Based on the latest Treasury data, state corporations remitted P18.64 billion in dividends from January to May, 32.83 percent lower than the P27.75 billion in the same period last year. File

GOCC remittances drop 32% in 5 months
Mary Grace Padin (The Philippine Star) - June 29, 2017 - 4:00pm

MANILA, Philippines - Government-owned and controlled corporations remitted lower dividends to the national government in the first five months despite a recovery in May, according to the Bureau of the Treasury (BTr).

Based on the latest Treasury data, state corporations remitted P18.64 billion in dividends from January to May, 32.83 percent lower than the P27.75 billion in the same period last year.

This is despite the recovery in May, which saw a more than eight-fold increase in remittance to P14.02 billion from P1.75 billion a year ago.   

GOCCs are required to remit at least half of their net profit to the national government pursuant to Republic Act 7656 or the GOCC Dividend Law.

Under the revised guidelines of the law, full payments of the minimum dividend are now mandated to be made on or before May 15 of each year, or one month after the deadline of the filing of income tax returns to the Bureau of Internal Revenue.

Finance Secretary Carlos Dominguez attributed the decrease in dividends as of end-May to the one-time premium payment for the renovation of the Mactan-Cebu International Airport, as well as the permitted non-payment of Land Bank of the Philippines this year to enable the bank to comply with the Bangko Sentral ng Pilipinas’ requirements.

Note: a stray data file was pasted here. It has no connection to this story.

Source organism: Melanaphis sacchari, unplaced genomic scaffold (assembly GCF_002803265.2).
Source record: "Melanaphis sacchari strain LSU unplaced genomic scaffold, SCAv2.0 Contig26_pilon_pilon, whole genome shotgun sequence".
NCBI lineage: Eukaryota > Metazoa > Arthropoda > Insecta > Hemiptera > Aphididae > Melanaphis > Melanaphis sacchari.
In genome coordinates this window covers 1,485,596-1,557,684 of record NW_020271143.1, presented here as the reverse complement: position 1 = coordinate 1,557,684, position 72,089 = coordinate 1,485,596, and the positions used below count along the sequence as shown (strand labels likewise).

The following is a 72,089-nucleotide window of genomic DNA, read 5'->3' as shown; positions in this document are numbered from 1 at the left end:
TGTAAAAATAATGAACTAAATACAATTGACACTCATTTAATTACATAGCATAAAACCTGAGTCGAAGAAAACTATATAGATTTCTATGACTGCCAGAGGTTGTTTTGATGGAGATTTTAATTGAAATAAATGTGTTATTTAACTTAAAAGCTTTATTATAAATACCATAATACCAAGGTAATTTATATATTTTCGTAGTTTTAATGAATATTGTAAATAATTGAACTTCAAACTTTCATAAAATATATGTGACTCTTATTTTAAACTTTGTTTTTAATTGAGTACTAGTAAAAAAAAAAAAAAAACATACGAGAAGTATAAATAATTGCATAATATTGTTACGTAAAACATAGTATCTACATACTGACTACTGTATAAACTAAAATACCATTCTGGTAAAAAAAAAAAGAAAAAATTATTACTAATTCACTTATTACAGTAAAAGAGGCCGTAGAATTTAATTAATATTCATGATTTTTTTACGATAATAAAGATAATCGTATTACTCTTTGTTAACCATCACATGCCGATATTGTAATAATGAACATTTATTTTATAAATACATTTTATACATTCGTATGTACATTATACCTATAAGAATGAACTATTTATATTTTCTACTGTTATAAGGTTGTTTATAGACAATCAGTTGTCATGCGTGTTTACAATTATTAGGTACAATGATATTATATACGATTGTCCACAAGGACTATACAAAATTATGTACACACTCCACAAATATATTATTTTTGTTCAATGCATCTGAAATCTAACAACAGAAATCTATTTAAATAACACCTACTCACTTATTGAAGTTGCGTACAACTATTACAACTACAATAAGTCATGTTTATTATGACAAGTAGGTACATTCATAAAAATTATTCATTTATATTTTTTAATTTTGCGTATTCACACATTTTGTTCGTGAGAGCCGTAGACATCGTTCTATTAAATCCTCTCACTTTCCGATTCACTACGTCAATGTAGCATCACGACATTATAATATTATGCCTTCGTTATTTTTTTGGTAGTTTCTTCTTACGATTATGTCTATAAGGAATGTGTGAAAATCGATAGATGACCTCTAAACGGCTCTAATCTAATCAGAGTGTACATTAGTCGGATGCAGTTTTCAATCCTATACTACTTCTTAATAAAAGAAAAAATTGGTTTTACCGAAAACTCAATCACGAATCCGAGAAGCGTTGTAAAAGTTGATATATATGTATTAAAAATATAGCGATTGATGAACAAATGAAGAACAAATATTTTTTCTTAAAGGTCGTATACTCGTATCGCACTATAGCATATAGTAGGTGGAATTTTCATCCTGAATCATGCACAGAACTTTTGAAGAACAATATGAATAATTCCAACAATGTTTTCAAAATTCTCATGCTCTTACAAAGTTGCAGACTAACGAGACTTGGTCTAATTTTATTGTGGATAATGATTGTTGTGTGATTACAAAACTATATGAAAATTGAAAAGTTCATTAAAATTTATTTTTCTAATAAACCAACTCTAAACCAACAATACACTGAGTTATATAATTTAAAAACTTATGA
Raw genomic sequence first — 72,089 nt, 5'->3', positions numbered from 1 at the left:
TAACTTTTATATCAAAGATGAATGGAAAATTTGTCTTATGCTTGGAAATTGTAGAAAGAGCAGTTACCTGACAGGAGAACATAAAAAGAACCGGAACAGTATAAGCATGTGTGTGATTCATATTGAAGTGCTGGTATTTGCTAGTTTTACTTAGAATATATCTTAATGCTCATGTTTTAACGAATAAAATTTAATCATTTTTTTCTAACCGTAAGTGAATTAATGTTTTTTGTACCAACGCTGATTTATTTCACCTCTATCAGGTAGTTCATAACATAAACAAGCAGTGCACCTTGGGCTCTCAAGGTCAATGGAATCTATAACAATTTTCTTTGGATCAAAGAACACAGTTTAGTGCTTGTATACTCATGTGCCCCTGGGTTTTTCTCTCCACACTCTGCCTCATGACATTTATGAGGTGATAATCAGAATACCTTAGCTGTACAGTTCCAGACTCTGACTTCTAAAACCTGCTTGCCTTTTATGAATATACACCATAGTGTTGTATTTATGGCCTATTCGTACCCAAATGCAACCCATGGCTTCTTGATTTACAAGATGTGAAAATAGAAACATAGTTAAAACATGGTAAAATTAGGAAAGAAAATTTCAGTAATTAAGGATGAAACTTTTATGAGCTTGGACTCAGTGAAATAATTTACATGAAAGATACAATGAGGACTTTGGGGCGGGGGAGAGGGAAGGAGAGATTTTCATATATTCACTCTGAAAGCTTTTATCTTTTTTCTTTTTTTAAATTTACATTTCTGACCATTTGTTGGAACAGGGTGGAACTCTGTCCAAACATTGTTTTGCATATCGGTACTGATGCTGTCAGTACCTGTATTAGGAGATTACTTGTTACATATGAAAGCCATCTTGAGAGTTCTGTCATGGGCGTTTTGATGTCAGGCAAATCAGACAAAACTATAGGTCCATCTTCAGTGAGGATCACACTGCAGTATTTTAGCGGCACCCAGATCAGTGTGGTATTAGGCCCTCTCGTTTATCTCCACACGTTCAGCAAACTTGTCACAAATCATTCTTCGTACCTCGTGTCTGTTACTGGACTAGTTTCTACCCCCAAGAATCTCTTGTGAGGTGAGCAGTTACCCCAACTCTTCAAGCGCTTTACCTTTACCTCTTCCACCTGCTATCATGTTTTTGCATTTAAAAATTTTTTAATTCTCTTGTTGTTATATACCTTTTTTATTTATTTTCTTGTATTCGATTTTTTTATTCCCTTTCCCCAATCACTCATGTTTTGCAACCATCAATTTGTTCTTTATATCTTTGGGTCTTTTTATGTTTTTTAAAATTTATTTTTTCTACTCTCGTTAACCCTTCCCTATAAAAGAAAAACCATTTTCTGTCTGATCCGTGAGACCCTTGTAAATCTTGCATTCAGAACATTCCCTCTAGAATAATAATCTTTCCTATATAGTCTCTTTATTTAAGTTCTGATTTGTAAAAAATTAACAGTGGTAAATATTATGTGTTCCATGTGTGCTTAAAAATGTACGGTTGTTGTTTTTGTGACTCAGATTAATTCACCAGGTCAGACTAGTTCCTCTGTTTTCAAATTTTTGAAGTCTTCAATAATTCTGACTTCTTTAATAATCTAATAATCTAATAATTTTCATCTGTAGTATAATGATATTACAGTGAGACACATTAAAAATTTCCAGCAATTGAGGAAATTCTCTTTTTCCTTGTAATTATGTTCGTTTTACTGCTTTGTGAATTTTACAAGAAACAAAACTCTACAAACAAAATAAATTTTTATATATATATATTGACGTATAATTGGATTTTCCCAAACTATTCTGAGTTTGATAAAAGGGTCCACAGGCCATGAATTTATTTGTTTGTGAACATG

“You are not comparing apples to apples, because last year there was a premium paid for the Cebu airport (project),” Dominguez said.

After much public discussion, the Department of Transportation and the Department of Finance in November 2015 agreed that the P14.4 billion premium paid by GMR-Megawide Consortium for the MCIA project will become part of the income of the Mactan-Cebu International Airport Authority (MCIAA).

However, existing laws required the MCIAA to pay P4.2 billion in income taxes to the Bureau of Internal Revenue and P4.9 billion in dividends to the National Treasury.

“Secondly, we did not collect any dividends from LandBank this year, because they need to boost their capital for the CAR (capital adequacy ratio) requirement to open branches, and the Basel III required leverage ratio of five percent,” Dominguez said.

Instead of infusing more capital to LandBank to boost its financial profile, Dominguez said the DOF has allowed the bank to not pay dividends this year.

Meanwhile, National Treasurer Rosalia De Leon said there are still some balances in the dividends from GOCCs that have yet to be remitted to the BTr.

“Because there are still some collections that we will have to get for the succeeding months. But based on the preliminary figures, in effect, we already exceeded last year’s dividend collections,” De Leon said.

Based on Treasury data, the Philippine Deposit Insurance Corp. remitted the largest dividend with P2.66 billion, followed by the Development Bank of the Philippines with P2.52 billion, and the Manila International Airport Authority with P2.23 billion.

Dividends from state corporations form part of the national government’s non-tax revenues.

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